The plaintiffs brought action for pain and suffering endured by the victims of an execution-style murder at an apartment building in the Bronx, N.Y.

In the early morning hours of Feb. 14, 1993, armed third-party-defendant perpetrators John Doe #4, John Doe #5, John Doe #6, John Doe #7 and John Doe #8 entered 645 Prospect Avenue, an apartment building in the Mott Haven section of the Bronx. The building was owned and managed by defendants Company #1 Inc. and Company #2.

Testimony indicated that the perpetrators’ intent was to enter apartment 612 and kill plaintiff’s decedent John Doe #3, 18, who had incurred the wrath of John Doe #8. Two of the perpetrators admitted that they gained entrance to the building through an unlocked front door.

Upon entering the lobby, three of the perpetrators took four hostages, one of whom was plaintiff’s decedent Jane Doe #3, 25, who was John Doe #3’s sister. Testimony indicated that the perpetrators intended to take Doe to her family’s apartment so that she could open the door to let the perpetrators enter. They planned to search the apartment for money, and then kill John Doe #3. The other three hostages were plaintiff’s decedent Jane Doe #6, 17, plaintiff’s decedent John Doe #1, 14, and another decedent who never brought suit.

After the three perpetrators took the hostages to apartment 612, the remaining two criminals entered the building and also went up to the apartment. The perpetrators stole $300 and a gun, but overlooked another $7,000 that was hidden in the apartment.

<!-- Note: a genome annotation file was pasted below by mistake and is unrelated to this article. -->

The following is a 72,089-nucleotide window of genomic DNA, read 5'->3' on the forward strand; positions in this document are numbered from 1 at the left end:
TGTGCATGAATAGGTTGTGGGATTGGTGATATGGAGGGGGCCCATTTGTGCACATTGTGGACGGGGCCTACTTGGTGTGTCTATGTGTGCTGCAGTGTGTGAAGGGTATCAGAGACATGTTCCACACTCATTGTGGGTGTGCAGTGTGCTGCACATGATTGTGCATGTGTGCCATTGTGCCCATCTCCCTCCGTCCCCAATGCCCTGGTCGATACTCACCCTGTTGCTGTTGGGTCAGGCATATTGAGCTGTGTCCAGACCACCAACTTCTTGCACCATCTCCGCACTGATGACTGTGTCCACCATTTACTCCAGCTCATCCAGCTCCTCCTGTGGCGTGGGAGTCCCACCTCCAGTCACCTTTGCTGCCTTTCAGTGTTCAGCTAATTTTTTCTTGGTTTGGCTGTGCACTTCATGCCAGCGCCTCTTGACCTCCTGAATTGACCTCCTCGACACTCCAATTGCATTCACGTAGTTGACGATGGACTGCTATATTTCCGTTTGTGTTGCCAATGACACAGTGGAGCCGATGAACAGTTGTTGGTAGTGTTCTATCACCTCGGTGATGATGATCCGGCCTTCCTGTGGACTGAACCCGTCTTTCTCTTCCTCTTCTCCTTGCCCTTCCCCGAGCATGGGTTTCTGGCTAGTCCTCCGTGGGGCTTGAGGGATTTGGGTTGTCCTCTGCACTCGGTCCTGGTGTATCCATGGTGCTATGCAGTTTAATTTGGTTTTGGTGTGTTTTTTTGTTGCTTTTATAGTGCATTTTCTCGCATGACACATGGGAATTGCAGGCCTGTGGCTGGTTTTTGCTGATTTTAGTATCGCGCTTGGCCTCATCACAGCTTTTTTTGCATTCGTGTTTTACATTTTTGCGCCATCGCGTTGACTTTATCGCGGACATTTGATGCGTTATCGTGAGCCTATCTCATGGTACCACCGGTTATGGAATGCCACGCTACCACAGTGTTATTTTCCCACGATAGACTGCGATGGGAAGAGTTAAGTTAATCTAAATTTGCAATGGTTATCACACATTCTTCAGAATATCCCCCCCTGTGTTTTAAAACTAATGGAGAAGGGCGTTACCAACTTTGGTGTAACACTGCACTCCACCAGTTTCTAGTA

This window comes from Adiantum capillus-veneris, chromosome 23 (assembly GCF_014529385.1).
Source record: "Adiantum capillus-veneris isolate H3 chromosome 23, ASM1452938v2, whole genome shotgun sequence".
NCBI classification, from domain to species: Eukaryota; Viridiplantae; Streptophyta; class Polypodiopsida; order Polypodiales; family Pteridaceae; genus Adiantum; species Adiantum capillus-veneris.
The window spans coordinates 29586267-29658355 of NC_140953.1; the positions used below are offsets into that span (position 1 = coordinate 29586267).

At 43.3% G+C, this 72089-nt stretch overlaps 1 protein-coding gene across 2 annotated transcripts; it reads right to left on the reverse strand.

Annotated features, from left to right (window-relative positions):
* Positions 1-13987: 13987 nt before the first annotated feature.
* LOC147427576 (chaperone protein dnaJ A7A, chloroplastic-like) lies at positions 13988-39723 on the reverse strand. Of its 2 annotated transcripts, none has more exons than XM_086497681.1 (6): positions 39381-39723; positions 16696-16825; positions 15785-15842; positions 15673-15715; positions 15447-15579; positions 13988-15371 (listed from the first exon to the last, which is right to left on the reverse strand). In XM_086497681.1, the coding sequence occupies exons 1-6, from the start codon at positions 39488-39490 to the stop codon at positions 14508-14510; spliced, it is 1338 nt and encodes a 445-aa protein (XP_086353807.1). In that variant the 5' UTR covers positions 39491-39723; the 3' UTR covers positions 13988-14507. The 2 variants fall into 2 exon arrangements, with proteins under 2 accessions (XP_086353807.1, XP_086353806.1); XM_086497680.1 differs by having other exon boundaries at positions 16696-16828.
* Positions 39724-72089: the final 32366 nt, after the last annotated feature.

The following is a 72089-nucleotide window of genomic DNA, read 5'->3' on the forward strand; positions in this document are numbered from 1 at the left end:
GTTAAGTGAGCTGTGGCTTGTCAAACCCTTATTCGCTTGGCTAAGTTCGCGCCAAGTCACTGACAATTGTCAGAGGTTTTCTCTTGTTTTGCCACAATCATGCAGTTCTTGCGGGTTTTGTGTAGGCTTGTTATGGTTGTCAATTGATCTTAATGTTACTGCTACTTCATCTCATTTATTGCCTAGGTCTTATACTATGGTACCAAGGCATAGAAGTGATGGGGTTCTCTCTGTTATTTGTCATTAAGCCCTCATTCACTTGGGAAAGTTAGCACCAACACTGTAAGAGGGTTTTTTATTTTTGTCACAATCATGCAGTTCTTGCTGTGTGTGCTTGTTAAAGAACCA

Testimony indicated that John Doe #8 then shot John Doe #3 and each of the hostages in the head. Also killed was Jane Doe #4 — John Doe #3’s mother — who was in the apartment at the time of the attack.

The plaintiffs claimed that the building landlord was negligent in failing to provide a working lock on the building’s front door, and that the security was inadequate, based on evidence that the guard who was scheduled for duty on the day of the murders did not report to work.

The plaintiffs called numerous current and former building residents who all admitted that the front door, though equipped with a lock, did not lock securely. The former security guard admitted at trial, under subpoena by the plaintiffs, that the lock was weak and that he saw various residents of the building ‘pop’ open the locked door without using a key. Company #1 and Company #2 argued that the door lock was working properly, and contended that they had no duty to provide a security guard.

They argued that even if the guard had been on duty, he would not have been able to stop the heavily armed perpetrators and might have been injured himself. One of the perpetrators, however, testified that if the guard had been in the lobby, they would not have entered the building.

The defendants were denied a motion for summary judgment to dismiss the complaint on the grounds that the crimes were unforeseeable and unstoppable. The denial was affirmed by the Appellate Division, First Department. (See, Jane Doe #1, et al. v. Company #1, et al., 297 A.D.2d 583, 747 N.Y.S.2d 175 (A.D. 1 Dept. 2002). Each perpetrator was subsequently apprehended and either pled guilty or was convicted after trial.

They are all currently incarcerated. This case received much publicity at the time of the murders, and became known as the “St. Valentine’s Day Massacre.”

The lawyers on the case were Denise M. Dunleavy, Thomas J. Nolan and Howard G. Frederick. The victims’ families were awarded $16.4 million.

Jane Doe #1, as administratrix of the estate of John Doe #1; Jane Doe #2, as administratrix of the estate of Jane Doe #3 and Jane Doe #4; John Doe #2, as administratrix of the estate of John Doe #3; and Jane Doe #5, as administratrix of the estate of Jane Doe #6 v. Company #1 and Company #2, a limited partnership v. John Doe #4, John Doe #5, John Doe #6, John Doe #7, and John Doe #8 no. 23366/93.

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